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George Crompton

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United States


The present invention relates to the propulsion of aircraft by means of a blast of gas delivered at high velocity from what is commonly known in the art as a rocket and the object of the invention is to provide an improved manner and means for utilizing the energy of the gas blast to obtain a maximum propelling effect for an aircraft. While I am aware of the fact that rockets alone have heretofore been employed for propelling an aircraft, with or without planes, all such previous attempts at aircraft propulsion by means of rockets have depended solely upon the reaction of the gases ejected from the rocket for their propulsive effect. The gases ejected from a rocket travel at great velocity and possess tremendous kinetic energy, and consequently at ordinary low altitudes with pure rocket propulsion most of the heat energy of the fuel, or charge, of the rocket is dissipated as kinetic energy of the ejected gases, leaving a comparatively small proportion of the total energy of the charge available for propelling the carrier on which the rocket is mounted at a relatively slow speed, as compared to the speed of the gases themselves. The present invention proposes to utilize to the best possible advantage the energy of the gas blast to obtain a maximum propulsive effect for the aircraft, under varying conditions of operation resulting from propelling the aircraft at different altitudes. Briefly states, the invention contemplates the utilization of the high velocity gases to drive one or more turbine elements which in turn operate propellers for driving the plane in the usual manner when operating at relatively low altitudes where the air is dense. In this conversion of the energy of the gases into mechanical power, the velocity of the ejected gases is reduced to a low value and the energy of the gases is transferred with high efficiency to the much larger mass of air handled by the propellers. The invention also contemplates means whereby when the aircraft rises to higher altitudes in which the air is less dense, the energy of the gas blast can be used partly to drive the propellers and partly to add to their propelling effect by the reaction of the gas blast itself, or in other words by pure rocket action. And then when the air craft rises still higher, where the air would be so thin as to make the propellers useless, the invention provides means whereby the turbine elements can be moved entirely out of the path of the gas blast, whereupon the aircraft is propelled entirely by the rocket effect.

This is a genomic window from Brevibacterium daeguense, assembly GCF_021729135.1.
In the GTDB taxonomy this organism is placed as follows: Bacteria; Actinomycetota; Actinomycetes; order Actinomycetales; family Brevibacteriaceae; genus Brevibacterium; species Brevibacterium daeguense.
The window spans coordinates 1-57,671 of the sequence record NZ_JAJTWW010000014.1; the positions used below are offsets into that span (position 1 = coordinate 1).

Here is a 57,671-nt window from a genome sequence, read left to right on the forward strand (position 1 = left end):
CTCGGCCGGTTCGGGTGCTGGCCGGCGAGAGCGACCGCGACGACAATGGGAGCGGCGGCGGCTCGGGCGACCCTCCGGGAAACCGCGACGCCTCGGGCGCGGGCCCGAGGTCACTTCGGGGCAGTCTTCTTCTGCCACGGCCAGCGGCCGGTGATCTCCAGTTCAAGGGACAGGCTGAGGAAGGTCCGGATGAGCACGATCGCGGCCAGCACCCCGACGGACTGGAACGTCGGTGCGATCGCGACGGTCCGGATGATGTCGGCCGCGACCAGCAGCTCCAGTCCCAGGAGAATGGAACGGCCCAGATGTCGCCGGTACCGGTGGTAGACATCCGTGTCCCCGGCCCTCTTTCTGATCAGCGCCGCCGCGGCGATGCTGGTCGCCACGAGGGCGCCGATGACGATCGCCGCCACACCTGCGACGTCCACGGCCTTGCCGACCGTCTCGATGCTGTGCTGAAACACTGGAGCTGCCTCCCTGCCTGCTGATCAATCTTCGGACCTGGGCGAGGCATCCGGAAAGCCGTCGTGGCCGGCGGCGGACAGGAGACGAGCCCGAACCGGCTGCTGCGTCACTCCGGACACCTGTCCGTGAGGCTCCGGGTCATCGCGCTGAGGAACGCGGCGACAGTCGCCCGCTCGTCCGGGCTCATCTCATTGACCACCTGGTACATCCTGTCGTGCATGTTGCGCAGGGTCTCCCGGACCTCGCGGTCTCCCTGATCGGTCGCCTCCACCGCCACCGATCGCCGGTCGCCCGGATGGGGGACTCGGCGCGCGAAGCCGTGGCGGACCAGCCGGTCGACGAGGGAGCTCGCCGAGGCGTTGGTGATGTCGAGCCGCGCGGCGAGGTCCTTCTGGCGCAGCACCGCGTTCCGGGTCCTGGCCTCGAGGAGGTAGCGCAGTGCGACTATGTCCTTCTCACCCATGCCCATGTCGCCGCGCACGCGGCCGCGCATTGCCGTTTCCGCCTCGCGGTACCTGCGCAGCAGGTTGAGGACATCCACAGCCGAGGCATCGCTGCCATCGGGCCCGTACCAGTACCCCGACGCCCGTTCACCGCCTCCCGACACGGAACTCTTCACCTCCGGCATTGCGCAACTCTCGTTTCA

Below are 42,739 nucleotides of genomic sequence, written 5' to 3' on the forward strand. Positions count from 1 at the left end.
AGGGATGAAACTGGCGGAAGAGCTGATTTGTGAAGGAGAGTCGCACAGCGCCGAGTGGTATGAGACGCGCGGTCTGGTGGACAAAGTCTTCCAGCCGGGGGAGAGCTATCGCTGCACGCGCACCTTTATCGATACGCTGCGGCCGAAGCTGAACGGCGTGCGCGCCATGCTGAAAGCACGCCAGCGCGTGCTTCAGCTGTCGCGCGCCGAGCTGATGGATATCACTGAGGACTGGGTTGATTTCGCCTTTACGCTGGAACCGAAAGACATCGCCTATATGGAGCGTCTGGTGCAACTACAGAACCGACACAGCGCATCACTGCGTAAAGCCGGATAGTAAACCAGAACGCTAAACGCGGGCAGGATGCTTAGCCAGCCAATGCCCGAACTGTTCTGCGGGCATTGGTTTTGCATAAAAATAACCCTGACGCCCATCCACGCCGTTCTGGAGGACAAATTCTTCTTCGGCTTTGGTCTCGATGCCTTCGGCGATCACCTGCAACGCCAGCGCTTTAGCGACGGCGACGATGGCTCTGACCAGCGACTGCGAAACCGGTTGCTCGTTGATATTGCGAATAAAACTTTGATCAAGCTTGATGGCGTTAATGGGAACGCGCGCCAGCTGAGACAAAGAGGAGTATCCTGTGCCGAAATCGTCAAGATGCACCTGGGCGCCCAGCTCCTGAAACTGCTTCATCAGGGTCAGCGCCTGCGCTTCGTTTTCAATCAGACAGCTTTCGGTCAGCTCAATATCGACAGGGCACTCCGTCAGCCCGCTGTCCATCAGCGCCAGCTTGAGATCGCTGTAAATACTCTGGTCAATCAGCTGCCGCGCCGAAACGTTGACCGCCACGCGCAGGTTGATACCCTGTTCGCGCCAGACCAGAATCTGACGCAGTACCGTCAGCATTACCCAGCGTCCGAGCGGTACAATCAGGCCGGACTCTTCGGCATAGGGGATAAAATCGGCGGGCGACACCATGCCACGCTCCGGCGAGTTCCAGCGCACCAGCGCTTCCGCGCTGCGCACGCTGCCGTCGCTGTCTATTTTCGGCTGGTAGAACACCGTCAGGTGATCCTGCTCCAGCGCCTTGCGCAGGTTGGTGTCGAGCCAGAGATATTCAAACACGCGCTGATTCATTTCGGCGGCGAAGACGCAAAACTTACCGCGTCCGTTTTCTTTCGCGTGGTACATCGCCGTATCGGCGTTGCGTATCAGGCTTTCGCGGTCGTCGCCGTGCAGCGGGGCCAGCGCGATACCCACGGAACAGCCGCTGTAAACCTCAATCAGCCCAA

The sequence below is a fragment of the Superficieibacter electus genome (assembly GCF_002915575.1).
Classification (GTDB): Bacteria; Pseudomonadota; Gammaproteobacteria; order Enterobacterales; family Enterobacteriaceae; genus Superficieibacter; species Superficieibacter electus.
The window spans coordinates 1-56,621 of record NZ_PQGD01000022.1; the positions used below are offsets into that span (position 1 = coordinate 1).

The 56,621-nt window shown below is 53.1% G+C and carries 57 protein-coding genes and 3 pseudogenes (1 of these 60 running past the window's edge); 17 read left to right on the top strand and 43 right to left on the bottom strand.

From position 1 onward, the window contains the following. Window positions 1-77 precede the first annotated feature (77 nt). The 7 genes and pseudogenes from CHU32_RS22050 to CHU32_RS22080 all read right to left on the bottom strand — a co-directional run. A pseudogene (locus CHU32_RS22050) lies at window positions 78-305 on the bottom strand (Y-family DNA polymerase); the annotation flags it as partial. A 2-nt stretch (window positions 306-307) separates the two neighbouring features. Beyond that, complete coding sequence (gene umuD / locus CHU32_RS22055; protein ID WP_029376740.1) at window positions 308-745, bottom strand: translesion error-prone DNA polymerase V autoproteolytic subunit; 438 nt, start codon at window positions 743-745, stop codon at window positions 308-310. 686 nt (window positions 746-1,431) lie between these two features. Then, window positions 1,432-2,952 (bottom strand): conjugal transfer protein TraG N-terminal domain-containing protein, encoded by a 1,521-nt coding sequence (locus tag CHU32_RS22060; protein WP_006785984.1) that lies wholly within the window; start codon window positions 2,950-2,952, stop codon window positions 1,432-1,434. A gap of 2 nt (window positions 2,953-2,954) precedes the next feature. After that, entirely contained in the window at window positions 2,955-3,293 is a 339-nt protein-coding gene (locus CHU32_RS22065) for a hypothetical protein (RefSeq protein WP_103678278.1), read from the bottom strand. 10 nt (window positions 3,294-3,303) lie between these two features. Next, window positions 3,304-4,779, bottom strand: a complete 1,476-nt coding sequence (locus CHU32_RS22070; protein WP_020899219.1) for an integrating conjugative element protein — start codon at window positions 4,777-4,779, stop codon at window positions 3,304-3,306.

- Robert Goddard


aircraft propulsion, rockets and aircraft propulsion, aircraft fuel


Aerospace Engineering | Aviation | Propulsion and Power







Propulsion of Aircraft